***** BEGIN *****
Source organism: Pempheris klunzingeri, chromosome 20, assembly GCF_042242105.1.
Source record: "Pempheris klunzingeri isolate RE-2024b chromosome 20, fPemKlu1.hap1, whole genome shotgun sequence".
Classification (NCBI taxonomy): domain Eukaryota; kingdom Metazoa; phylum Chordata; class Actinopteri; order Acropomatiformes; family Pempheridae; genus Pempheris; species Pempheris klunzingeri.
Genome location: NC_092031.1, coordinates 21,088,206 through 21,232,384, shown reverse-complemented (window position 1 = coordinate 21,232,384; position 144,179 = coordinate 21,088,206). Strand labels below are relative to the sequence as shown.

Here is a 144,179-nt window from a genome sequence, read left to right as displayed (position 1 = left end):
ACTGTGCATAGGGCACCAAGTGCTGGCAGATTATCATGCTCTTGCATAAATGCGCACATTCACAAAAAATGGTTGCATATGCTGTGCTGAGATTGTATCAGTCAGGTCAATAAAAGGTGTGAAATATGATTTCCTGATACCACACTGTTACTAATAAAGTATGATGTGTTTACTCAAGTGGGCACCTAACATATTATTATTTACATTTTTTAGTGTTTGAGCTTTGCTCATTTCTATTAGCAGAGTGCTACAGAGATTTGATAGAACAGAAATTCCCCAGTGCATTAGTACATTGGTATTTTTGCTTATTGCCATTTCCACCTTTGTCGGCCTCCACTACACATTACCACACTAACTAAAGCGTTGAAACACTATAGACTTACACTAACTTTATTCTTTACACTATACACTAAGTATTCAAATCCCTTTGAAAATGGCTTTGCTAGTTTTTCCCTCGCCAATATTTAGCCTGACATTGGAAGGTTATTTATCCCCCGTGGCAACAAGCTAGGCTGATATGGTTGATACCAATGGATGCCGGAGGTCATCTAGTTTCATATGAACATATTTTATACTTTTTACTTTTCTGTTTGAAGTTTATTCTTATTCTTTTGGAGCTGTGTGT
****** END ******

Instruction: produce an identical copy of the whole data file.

Source organism: Pempheris klunzingeri, chromosome 20, assembly GCF_042242105.1.
Source record: "Pempheris klunzingeri isolate RE-2024b chromosome 20, fPemKlu1.hap1, whole genome shotgun sequence".
Classification (NCBI taxonomy): domain Eukaryota; kingdom Metazoa; phylum Chordata; class Actinopteri; order Acropomatiformes; family Pempheridae; genus Pempheris; species Pempheris klunzingeri.
Genome location: NC_092031.1, coordinates 21,088,206 through 21,232,384, shown reverse-complemented (window position 1 = coordinate 21,232,384; position 144,179 = coordinate 21,088,206). Strand labels below are relative to the sequence as shown.

Here is a 144,179-nt window from a genome sequence, read left to right as displayed (position 1 = left end):
ACTGTGCATAGGGCACCAAGTGCTGGCAGATTATCATGCTCTTGCATAAATGCGCACATTCACAAAAAATGGTTGCATATGCTGTGCTGAGATTGTATCAGTCAGGTCAATAAAAGGTGTGAAATATGATTTCCTGATACCACACTGTTACTAATAAAGTATGATGTGTTTACTCAAGTGGGCACCTAACATATTATTATTTACATTTTTTAGTGTTTGAGCTTTGCTCATTTCTATTAGCAGAGTGCTACAGAGATTTGATAGAACAGAAATTCCCCAGTGCATTAGTACATTGGTATTTTTGCTTATTGCCATTTCCACCTTTGTCGGCCTCCACTACACATTACCACACTAACTAAAGCGTTGAAACACTATAGACTTACACTAACTTTATTCTTTACACTATACACTAAGTATTCAAATCCCTTTGAAAATGGCTTTGCTAGTTTTTCCCTCGCCAATATTTAGCCTGACATTGGAAGGTTATTTATCCCCCGTGGCAACAAGCTAGGCTGATATGGTTGATACCAATGGATGCCGGAGGTCATCTAGTTTCATATGAACATATTTTATACTTTTTACTTTTCTGTTTGAAGTTTATTCTTATTCTTTTGGAGCTGTGTGT